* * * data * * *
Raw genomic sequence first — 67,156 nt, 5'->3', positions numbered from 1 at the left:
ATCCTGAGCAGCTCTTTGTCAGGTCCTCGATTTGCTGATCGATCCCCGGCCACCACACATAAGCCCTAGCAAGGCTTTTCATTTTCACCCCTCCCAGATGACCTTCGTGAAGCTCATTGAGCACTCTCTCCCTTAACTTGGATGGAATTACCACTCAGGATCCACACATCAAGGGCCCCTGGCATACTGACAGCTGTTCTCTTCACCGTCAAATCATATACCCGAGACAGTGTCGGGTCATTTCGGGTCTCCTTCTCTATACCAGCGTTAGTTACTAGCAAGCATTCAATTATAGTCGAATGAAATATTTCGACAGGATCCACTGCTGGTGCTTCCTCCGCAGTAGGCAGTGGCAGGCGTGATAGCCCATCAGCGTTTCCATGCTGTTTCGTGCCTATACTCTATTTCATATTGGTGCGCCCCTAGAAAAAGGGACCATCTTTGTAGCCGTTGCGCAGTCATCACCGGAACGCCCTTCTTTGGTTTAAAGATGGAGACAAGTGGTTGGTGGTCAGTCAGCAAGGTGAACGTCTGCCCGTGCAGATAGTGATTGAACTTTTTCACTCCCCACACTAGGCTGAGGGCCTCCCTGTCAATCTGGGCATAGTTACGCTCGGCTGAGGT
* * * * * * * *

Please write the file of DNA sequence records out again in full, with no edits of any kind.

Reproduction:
Raw genomic sequence first — 67,156 nt, 5'->3', positions numbered from 1 at the left:
ATCCTGAGCAGCTCTTTGTCAGGTCCTCGATTTGCTGATCGATCCCCGGCCACCACACATAAGCCCTAGCAAGGCTTTTCATTTTCACCCCTCCCAGATGACCTTCGTGAAGCTCATTGAGCACTCTCTCCCTTAACTTGGATGGAATTACCACTCAGGATCCACACATCAAGGGCCCCTGGCATACTGACAGCTGTTCTCTTCACCGTCAAATCATATACCCGAGACAGTGTCGGGTCATTTCGGGTCTCCTTCTCTATACCAGCGTTAGTTACTAGCAAGCATTCAATTATAGTCGAATGAAATATTTCGACAGGATCCACTGCTGGTGCTTCCTCCGCAGTAGGCAGTGGCAGGCGTGATAGCCCATCAGCGTTTCCATGCTGTTTCGTGCCTATACTCTATTTCATATTGGTGCGCCCCTAGAAAAAGGGACCATCTTTGTAGCCGTTGCGCAGTCATCACCGGAACGCCCTTCTTTGGTTTAAAGATGGAGACAAGTGGTTGGTGGTCAGTCAGCAAGGTGAACGTCTGCCCGTGCAGATAGTGATTGAACTTTTTCACTCCCCACACTAGGCTGAGGGCCTCCCTGTCAATCTGGGCATAGTTACGCTCGGCTGAGGT